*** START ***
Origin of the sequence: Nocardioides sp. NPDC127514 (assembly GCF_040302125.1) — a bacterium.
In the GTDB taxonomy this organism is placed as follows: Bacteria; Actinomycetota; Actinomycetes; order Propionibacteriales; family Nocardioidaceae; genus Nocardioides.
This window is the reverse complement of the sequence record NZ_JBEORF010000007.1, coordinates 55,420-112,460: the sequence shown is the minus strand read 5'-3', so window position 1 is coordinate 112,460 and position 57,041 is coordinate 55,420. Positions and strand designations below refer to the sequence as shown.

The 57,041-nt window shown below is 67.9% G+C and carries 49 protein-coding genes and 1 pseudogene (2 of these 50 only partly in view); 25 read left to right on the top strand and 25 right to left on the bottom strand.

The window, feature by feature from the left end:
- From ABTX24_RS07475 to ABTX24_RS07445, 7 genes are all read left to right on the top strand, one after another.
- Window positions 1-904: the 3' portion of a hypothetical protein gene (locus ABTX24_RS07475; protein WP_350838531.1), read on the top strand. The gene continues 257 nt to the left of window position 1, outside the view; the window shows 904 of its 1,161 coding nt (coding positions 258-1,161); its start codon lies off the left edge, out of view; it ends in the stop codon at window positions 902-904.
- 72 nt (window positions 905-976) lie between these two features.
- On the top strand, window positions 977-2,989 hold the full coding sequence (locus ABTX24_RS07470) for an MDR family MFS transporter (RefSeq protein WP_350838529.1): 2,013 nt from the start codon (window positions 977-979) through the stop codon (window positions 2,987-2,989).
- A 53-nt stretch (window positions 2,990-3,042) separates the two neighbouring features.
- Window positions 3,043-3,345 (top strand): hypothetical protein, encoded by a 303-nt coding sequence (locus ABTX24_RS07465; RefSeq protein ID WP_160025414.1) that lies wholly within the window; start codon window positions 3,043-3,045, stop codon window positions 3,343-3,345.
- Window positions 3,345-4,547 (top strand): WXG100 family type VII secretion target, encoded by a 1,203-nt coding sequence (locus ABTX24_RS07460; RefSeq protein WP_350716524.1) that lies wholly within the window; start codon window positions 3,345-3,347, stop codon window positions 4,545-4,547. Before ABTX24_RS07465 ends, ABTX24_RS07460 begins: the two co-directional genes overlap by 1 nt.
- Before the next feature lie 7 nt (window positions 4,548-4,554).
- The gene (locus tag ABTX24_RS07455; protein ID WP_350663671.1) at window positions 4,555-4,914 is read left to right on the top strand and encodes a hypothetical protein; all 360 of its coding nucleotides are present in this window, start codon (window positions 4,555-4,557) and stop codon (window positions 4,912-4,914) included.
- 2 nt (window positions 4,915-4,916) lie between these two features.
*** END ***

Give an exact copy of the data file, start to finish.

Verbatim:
Origin of the sequence: Nocardioides sp. NPDC127514 (assembly GCF_040302125.1) — a bacterium.
In the GTDB taxonomy this organism is placed as follows: Bacteria; Actinomycetota; Actinomycetes; order Propionibacteriales; family Nocardioidaceae; genus Nocardioides.
This window is the reverse complement of the sequence record NZ_JBEORF010000007.1, coordinates 55,420-112,460: the sequence shown is the minus strand read 5'-3', so window position 1 is coordinate 112,460 and position 57,041 is coordinate 55,420. Positions and strand designations below refer to the sequence as shown.

The 57,041-nt window shown below is 67.9% G+C and carries 49 protein-coding genes and 1 pseudogene (2 of these 50 only partly in view); 25 read left to right on the top strand and 25 right to left on the bottom strand.

The window, feature by feature from the left end:
- From ABTX24_RS07475 to ABTX24_RS07445, 7 genes are all read left to right on the top strand, one after another.
- Window positions 1-904: the 3' portion of a hypothetical protein gene (locus ABTX24_RS07475; protein WP_350838531.1), read on the top strand. The gene continues 257 nt to the left of window position 1, outside the view; the window shows 904 of its 1,161 coding nt (coding positions 258-1,161); its start codon lies off the left edge, out of view; it ends in the stop codon at window positions 902-904.
- 72 nt (window positions 905-976) lie between these two features.
- On the top strand, window positions 977-2,989 hold the full coding sequence (locus ABTX24_RS07470) for an MDR family MFS transporter (RefSeq protein WP_350838529.1): 2,013 nt from the start codon (window positions 977-979) through the stop codon (window positions 2,987-2,989).
- A 53-nt stretch (window positions 2,990-3,042) separates the two neighbouring features.
- Window positions 3,043-3,345 (top strand): hypothetical protein, encoded by a 303-nt coding sequence (locus ABTX24_RS07465; RefSeq protein ID WP_160025414.1) that lies wholly within the window; start codon window positions 3,043-3,045, stop codon window positions 3,343-3,345.
- Window positions 3,345-4,547 (top strand): WXG100 family type VII secretion target, encoded by a 1,203-nt coding sequence (locus ABTX24_RS07460; RefSeq protein WP_350716524.1) that lies wholly within the window; start codon window positions 3,345-3,347, stop codon window positions 4,545-4,547. Before ABTX24_RS07465 ends, ABTX24_RS07460 begins: the two co-directional genes overlap by 1 nt.
- Before the next feature lie 7 nt (window positions 4,548-4,554).
- The gene (locus tag ABTX24_RS07455; protein ID WP_350663671.1) at window positions 4,555-4,914 is read left to right on the top strand and encodes a hypothetical protein; all 360 of its coding nucleotides are present in this window, start codon (window positions 4,555-4,557) and stop codon (window positions 4,912-4,914) included.
- 2 nt (window positions 4,915-4,916) lie between these two features.